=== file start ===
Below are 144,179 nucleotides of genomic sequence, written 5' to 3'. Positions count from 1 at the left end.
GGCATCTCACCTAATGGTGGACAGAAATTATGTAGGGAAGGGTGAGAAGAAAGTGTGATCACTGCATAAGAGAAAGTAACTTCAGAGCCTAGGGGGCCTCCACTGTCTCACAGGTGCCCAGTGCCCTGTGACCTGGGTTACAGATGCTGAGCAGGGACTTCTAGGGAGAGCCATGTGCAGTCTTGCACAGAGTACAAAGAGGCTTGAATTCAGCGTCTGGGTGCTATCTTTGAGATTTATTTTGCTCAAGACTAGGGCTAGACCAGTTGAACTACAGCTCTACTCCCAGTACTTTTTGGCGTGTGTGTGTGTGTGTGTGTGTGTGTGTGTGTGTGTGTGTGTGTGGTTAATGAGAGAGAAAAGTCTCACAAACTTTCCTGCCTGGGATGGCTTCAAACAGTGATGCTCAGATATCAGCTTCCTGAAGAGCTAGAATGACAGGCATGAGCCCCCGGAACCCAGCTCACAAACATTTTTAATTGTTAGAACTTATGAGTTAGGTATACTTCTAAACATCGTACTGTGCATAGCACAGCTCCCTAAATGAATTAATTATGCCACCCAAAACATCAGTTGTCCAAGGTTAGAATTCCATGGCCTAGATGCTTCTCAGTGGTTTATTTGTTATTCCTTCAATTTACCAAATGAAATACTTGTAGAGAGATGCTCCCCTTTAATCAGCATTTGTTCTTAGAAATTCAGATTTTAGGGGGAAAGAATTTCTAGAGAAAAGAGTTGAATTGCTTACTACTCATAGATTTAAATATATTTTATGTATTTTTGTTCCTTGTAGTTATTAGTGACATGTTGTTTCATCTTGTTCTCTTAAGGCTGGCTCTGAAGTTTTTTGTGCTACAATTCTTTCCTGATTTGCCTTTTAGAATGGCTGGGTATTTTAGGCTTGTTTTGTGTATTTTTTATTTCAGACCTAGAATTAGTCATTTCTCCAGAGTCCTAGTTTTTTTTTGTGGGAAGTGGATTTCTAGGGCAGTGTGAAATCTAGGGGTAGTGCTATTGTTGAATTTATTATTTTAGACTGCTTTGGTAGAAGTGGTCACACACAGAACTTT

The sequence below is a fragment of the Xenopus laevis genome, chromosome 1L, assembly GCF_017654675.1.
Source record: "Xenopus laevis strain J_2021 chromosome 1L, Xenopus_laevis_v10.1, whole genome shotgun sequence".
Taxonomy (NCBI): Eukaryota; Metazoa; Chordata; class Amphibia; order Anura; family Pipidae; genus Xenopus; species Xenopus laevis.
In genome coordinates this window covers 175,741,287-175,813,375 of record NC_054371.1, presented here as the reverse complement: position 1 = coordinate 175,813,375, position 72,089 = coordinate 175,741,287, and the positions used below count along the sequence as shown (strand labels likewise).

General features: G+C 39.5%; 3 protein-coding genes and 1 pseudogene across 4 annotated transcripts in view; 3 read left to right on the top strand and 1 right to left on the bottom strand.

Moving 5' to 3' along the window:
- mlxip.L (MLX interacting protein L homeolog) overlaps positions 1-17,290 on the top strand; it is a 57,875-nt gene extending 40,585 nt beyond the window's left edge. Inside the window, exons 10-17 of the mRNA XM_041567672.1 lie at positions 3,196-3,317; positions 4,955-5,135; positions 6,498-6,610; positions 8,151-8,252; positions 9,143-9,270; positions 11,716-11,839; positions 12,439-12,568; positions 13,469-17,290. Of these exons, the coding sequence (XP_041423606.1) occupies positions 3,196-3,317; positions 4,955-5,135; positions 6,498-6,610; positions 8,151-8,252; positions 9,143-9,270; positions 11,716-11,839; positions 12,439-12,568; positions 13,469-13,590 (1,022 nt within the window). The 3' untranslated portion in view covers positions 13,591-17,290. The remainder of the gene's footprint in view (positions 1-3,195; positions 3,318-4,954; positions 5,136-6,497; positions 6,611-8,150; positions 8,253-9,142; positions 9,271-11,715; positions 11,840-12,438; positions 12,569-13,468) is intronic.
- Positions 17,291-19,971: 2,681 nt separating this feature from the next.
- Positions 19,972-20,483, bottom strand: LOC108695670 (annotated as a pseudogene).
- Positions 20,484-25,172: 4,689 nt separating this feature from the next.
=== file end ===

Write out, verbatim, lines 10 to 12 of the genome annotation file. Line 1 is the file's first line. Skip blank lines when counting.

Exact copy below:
- Positions 17,291-19,971: 2,681 nt separating this feature from the next.
- Positions 19,972-20,483, bottom strand: LOC108695670 (annotated as a pseudogene).
- Positions 20,484-25,172: 4,689 nt separating this feature from the next.